17/10/1918 German morale buckles as the Allied advance continues #1918Live

While their masters exchange notes with Washington, Germany’s soldiers on the Western Front continue to be pushed back. Allied troops are now recovering territories that have been in German hands since 1914. For the Belgians this is a particularly exciting time as almost their entire country has been under German occupation and now its deliverance is at hand. Recent Allied victories have forced the Germans to begin a withdrawal from the Belgian coast and today Belgian troops enter the port of Ostend, together with King Albert. His arrival leads to emotional scenes.

French troops meanwhile have recovered Lille, while British forces liberate Le Cateau, scene of a failed attempt by the British in 1914 to hold off the Germans. Times have changed and now it is the Germans who are unable to halt the Allied juggernaut.

The retreats and defeats have sapped the morale of the once-mighty German army. Officers censoring their men’s post report that defeatism is now rife, with many soldiers writing home that they want peace at any price and are no longer willing to risk their lives in a war that has been lost. If an armistice is not concluded soon then the German army is at a very real risk of disintegration.

map (The Long, Long Trail: Campaign and battle maps for the British Army, 1914-1918)

14/10/1918 Allied gains force a German withdrawal from the Belgian coast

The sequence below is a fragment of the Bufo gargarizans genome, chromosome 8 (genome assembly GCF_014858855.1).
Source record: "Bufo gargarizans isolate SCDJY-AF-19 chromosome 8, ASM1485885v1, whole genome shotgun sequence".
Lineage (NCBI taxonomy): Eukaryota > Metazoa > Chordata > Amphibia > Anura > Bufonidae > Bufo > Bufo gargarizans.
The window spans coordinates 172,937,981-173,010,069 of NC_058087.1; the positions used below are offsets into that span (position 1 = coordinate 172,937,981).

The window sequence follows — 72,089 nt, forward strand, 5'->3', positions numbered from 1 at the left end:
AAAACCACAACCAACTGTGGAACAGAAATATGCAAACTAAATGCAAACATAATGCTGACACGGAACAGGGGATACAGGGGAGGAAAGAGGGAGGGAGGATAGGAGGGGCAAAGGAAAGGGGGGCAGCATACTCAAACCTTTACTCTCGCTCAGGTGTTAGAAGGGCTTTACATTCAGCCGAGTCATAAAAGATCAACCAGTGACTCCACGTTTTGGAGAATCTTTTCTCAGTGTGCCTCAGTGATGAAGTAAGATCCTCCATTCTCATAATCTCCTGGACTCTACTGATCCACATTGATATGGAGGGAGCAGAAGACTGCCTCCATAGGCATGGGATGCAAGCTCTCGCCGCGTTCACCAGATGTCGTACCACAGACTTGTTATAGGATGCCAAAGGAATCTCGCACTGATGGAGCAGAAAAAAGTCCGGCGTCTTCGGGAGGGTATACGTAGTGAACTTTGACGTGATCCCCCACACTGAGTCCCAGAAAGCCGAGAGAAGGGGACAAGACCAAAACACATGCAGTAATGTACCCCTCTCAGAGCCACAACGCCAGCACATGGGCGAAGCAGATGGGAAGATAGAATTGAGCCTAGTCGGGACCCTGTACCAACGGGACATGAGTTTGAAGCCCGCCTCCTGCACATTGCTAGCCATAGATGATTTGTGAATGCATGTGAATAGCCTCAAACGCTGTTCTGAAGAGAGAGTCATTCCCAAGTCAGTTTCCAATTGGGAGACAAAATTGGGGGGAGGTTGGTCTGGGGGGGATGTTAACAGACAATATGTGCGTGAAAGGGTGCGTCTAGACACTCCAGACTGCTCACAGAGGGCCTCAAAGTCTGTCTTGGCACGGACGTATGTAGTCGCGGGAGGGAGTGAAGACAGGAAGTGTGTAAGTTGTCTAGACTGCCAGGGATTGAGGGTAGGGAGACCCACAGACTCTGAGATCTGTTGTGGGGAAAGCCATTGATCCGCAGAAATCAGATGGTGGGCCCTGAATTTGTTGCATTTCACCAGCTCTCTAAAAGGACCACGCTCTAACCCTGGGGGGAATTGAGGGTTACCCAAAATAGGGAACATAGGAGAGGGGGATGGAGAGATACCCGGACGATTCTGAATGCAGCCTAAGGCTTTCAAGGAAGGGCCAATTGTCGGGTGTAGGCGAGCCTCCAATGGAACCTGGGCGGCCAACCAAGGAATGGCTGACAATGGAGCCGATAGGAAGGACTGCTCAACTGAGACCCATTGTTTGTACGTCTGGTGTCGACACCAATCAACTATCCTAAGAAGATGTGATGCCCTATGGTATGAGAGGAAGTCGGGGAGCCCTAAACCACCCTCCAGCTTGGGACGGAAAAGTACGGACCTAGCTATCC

For the Germans the battlefield situation on the Western Front remains dire. In Flanders an British, French and Belgian troops are now pressing on from Ypres towards Courtrai and Dixmunde. The success of the Allied offensive obliges the Germans to begin a withdrawal from the Belgian coast, which means their U-boats and destroyers will no longer have direct access to Allied shipping in the Channel.

The collapse in the fighting ability of the German army is evidenced by the frequency with which German troops are surrendering rather than fighting on to the end. Some 250,000 German soldiers have been taken prisoner since the end of the summer. Seasoned German officers like Prince Rupprecht, commander of the forces facing the British, are shocked by the frequency with which entire units are capitulating, with officers themselves leading surrenders rather than trying to prevent them. Such things would once have been unthinkable, but in the German army’s currently broken state they have become all too common.

9/10/1918 As Canadian troops recover Cambrai, Wilson’s reply to Prince Max’s note arrives in Berlin

Fighting on the Western Front is continuing in an almost surreal atmosphere now that news of Germany’s armistice request has reached the soldiers. Officers try to prevent talk of the war’s imminent end, but many of the men are wondering why they should risk their lives in a war whose outcome now seems pre-ordained. On the German side, troops moving to the front are often denounced as scabs by those retreating, who see continued resistance as serving no purpose but to prolong the war and end more lives for nothing.